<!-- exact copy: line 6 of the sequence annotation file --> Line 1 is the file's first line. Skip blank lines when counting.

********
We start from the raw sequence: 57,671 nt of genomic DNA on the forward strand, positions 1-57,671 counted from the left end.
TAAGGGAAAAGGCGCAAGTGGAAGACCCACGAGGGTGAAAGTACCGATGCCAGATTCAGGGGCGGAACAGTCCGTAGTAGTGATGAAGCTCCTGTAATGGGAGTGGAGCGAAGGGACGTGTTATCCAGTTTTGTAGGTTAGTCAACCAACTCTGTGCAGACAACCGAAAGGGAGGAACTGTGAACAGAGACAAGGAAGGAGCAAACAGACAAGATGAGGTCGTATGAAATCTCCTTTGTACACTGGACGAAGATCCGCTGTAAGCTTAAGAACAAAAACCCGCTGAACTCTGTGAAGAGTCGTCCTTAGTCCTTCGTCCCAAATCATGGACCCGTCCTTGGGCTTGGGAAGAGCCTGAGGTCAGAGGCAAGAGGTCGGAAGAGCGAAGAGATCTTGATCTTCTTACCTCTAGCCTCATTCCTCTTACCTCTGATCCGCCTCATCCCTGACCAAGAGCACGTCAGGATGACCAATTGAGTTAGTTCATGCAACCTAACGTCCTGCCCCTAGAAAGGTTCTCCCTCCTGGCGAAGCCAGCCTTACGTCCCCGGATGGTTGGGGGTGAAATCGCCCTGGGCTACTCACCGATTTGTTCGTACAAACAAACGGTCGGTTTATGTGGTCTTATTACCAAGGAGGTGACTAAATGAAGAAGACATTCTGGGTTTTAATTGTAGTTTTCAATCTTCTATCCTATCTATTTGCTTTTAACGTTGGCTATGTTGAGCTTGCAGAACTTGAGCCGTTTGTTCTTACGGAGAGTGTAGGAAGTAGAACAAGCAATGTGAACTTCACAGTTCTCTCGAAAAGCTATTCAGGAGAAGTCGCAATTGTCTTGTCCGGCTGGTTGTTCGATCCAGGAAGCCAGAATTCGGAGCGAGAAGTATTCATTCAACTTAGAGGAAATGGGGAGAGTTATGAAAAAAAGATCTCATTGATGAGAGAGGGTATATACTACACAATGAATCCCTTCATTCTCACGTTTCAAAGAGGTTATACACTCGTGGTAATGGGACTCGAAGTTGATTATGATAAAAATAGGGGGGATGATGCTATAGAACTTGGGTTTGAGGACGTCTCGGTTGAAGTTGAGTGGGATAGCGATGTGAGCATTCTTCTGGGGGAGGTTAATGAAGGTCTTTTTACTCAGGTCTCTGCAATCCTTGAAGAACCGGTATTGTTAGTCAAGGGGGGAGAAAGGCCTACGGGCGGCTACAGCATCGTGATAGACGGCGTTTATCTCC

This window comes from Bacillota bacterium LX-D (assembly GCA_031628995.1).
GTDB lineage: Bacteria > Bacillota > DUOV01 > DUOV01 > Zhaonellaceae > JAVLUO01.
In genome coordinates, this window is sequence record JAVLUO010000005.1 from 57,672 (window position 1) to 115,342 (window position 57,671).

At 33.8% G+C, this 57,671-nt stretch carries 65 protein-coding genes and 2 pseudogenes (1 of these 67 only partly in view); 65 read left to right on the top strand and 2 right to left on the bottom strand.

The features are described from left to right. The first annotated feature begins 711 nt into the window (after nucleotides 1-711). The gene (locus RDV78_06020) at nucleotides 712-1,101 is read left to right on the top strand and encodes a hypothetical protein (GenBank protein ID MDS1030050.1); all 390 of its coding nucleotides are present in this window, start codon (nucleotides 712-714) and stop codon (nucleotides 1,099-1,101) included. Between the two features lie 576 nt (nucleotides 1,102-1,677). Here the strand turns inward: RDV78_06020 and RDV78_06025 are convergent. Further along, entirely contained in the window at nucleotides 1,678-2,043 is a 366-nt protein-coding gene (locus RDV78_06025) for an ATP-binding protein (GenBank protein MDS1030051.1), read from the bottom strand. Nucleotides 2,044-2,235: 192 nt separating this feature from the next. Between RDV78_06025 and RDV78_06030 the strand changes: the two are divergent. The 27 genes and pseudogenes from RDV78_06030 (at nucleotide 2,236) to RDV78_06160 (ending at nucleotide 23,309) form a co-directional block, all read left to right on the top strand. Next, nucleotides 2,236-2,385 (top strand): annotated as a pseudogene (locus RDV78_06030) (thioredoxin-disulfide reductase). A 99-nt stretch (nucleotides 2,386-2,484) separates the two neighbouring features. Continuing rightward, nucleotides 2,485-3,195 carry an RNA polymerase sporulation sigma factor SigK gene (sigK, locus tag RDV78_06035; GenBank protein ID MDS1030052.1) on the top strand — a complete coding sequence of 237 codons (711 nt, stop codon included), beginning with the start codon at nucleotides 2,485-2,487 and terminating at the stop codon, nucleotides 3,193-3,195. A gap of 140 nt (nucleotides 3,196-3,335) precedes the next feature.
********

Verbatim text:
At 33.8% G+C, this 57,671-nt stretch carries 65 protein-coding genes and 2 pseudogenes (1 of these 67 only partly in view); 65 read left to right on the top strand and 2 right to left on the bottom strand.